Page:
BANK BIC Namibia, which is majority-owned by Isabel dos Santos, has finally released its 2018 financial statements, posting notables of a N$26,9 million loss - and an N$82,4 million cash injection from a sister bank in the lax regulated island of Cape Verde.
The sister bank - Banco BIC Cabo Verde - incorporated 600 kilometres off the coast of West Africa is also reportedly majority owned by Dos Santos.
It is this same bank that was reported to have been used to route millions of dollars in payments from Chinese and European contractors working on projects in Angola - where prosecutors accuse Dos Santos of embezzlement and money laundering.
The two-year delay in the release had left depositors in the dark about the performance of the bank - which according to financial statements had an asset base of N$374 million.
The financials which were released last Friday show that the asset base in 2018 was mainly funded by the N$284 million capital and N$111 million from related parties.
Since operations started in 2016, Bank BIC Namibia is, however, yet to realise profits - and had accumulated losses of N$81 million.
In the accounts, the bank also hinted that 2020 might not be a good year either, especially with Covid-19 wreaking havoc in many industries.
The bank said it expects at least 35% of loans to be impacted by Covid-19, leading to increased risk of defaults, and in consequence reduced income from interest.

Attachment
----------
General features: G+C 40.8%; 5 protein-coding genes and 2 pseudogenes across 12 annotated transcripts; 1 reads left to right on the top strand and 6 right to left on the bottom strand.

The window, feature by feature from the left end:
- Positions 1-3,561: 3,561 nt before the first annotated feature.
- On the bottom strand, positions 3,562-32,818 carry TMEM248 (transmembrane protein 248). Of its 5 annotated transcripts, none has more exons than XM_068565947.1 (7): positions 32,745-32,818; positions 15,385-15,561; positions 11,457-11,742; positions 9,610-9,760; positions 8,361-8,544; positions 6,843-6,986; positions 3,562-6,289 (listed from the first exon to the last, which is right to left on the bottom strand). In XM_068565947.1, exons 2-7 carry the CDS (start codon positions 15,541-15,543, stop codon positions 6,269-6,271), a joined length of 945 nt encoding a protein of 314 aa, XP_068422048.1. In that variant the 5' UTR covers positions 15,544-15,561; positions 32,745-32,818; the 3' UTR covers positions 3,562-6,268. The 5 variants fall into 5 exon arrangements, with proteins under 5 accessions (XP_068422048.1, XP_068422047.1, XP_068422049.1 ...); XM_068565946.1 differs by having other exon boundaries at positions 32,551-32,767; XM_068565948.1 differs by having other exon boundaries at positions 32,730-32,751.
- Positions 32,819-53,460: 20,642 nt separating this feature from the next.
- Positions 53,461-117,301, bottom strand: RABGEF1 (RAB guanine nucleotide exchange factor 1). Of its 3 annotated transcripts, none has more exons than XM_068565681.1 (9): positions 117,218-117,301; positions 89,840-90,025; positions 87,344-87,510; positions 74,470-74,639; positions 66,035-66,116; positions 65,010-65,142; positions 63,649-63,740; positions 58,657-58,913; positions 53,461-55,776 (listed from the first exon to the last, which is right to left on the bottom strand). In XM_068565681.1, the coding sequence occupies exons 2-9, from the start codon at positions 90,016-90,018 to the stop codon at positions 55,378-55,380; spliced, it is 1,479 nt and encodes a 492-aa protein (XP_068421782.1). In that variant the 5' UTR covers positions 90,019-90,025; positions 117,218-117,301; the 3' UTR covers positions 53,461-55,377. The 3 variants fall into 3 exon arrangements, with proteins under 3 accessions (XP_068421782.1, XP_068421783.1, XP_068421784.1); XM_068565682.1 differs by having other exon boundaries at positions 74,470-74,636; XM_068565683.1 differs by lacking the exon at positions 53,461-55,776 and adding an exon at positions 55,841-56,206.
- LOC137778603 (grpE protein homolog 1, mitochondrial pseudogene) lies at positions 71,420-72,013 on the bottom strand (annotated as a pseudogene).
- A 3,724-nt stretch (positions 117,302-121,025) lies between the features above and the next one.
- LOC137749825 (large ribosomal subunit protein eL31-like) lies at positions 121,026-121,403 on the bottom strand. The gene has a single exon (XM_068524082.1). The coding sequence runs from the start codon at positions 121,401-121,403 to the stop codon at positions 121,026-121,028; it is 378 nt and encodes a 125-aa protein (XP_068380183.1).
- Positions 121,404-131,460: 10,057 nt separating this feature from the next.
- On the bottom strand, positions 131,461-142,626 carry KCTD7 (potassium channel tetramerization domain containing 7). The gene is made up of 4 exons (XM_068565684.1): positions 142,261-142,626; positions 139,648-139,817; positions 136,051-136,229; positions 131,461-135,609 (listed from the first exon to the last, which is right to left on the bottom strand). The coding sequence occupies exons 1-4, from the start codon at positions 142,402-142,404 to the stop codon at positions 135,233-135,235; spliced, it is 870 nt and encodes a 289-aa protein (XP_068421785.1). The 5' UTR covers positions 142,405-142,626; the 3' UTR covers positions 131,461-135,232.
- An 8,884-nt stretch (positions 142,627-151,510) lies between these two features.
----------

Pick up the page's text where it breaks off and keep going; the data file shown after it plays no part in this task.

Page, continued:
According to the directors' report, the loss is because the bank is still in a start-up phase, and there are plans to gain market share over the coming years.
Despite the huge accumulated loss, the bank has, however, managed to grow the loan book - in 2018 at N$273,9 million, which started off at N$86 million in 2016, to N$154,4 million in 2017.
These loans were mostly given out to fund properties and businesses, and also lend a larger portion to the central bank.
A notable figure in the 2018 accounts though, is the bank's overdraft facility which had a balance of N$60 million, from N$2 million in the preceding year.
The bank earned interest income of N$20,9 million and a smaller non-interest income at N$1,6 million in 2018. This income was, however, swallowed up by expenses that stood at N$56,6 million - leading to another loss.
Interest from the 2018 loan book was at N$20,9 million and was mainly earned from the loans extended to clients and very little came from amounts held at the central bank and loaned to other banks.
The bank was heavily involved in related party deals - with another sister bank, Banco BIC SA depositing N$28 million or at least 41% of all deposits with the bank.
The rest of the deposits stood at N$38,4 million - largely coming from individuals (N$30 million) - and were held in savings accounts (N$17 million) and term deposits (N$13 million).
Bank BIC SA is also owed another N$6 million by Bank BIC Namibia. Other notable related party transactions include N$32,6 million owed to Bank BIC Namibia by Banco BIC Portugues SA.
When companies engage in massive related party transactions - in most cases it turns out that such transactions lack commercial substance and are entered to obtain a certain benefit that would most likely not be available to parties outside a certain group of companies.
According to the audit report by PwC Namibia, the financials were in order. The bank was a going concern in 2018, and still is. The total risk-based capital ratio was at 84% and cash and cash equivalents closed 2018 at N$57,7 million.
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